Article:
Ensuring identity security in the healthcare industry is vital post-pandemic, as the NHS faces more cyber threats than ever. Here’s how we can better protect healthcare data

The healthcare industry faced an unprecedented challenge during the Covid-19 pandemic. All efforts needed to be focused on saving lives and protecting staff as much as possible. However, as the peak of the crisis is – mercifully – over, the industry is far from making a ‘speedy recovery’. The next challenge is ensuring cyber safety, says Gregg Hardie, the Public Sector Director at SailPoint.

We are seeing cyber-attacks on health bodies on the rise. In August for example, an NHS software supplier was attacked, leaving call handlers for the NHS 111 service working on paper. 

One of the reasons the healthcare industry can be vulnerable is because of the sheer volume of people involved. In the UK, for example, the NHS is one of the largest organisations in the country, and the fifth largest employer in the world, with thousands of vacancies across nursing, clinical and admin roles at any one time. Keeping a close eye on all employee’s security access and permissions can often be a cause for IT pain points, if it’s not managed properly. Any cracks like this in outdated management systems signal an opportunity for cybercriminals to slip through. 

However, despite the increased risk of security threats to consider – like ransomware attacks or data breaches – the healthcare industry is not helpless. By leveraging smarter, AI-based technology, the industry can not only better defend and safeguard its confidential data, but also provide clinicians with faster and more secure access to the right documents. This means they can get on with the most important job: caring for patients, without delay.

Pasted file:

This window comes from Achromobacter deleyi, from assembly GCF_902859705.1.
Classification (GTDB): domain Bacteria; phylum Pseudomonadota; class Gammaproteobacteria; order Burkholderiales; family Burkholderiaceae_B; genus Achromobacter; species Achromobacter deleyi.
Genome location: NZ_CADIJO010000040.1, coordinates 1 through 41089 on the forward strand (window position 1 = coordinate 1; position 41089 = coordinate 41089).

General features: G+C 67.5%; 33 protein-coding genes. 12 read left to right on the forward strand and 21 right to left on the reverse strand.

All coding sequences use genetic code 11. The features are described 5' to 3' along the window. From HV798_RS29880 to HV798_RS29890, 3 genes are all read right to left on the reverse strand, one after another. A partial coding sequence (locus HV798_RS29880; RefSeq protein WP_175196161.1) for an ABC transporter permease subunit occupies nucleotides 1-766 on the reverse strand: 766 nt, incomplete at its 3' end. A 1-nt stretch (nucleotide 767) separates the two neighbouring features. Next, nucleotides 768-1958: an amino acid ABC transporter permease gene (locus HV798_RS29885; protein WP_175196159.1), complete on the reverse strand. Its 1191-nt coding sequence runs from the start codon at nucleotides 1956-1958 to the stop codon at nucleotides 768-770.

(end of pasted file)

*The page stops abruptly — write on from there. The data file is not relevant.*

So, what is the best way to manage identity security in healthcare, to protect the industry in the long term?

Access to a more secure health system 

In the past, management technologies like single-sign-on (SSO) were the primary method that healthcare organisations relied on to support and stabilise their identity security policies. Then the Covid-19 pandemic hit. This highlighted the variety of process gaps the industry had when it came to both managing and securing the access of clinical staff, ranging from those working in hospitals, to external consultants, specialists, and contract nurses. 

Now is the opportunity for healthcare organisations to recognise the benefits of a more holistic and comprehensive identity security policy. The aim should be to find a careful balance between controlling access and safeguarding data. Therefore, granting permission to sensitive information must be carefully managed, only as much as roles and responsibilities allow – no more, no less.  

AI is the unsung technology hero

In any industry, it is a challenge to manage identity security manually, given frequent employee changes, staff moving departments and employees joining and leaving organisations regularly. Now imagine how hard identity security becomes when you have 1.3 million NHS workers to keep track of! AI can provide a quick and efficient solution. By utilising this technology as the foundation of an identity security programme, healthcare organisations are able to gain visibility and insights to automate access across complex identity populations, applications, and data.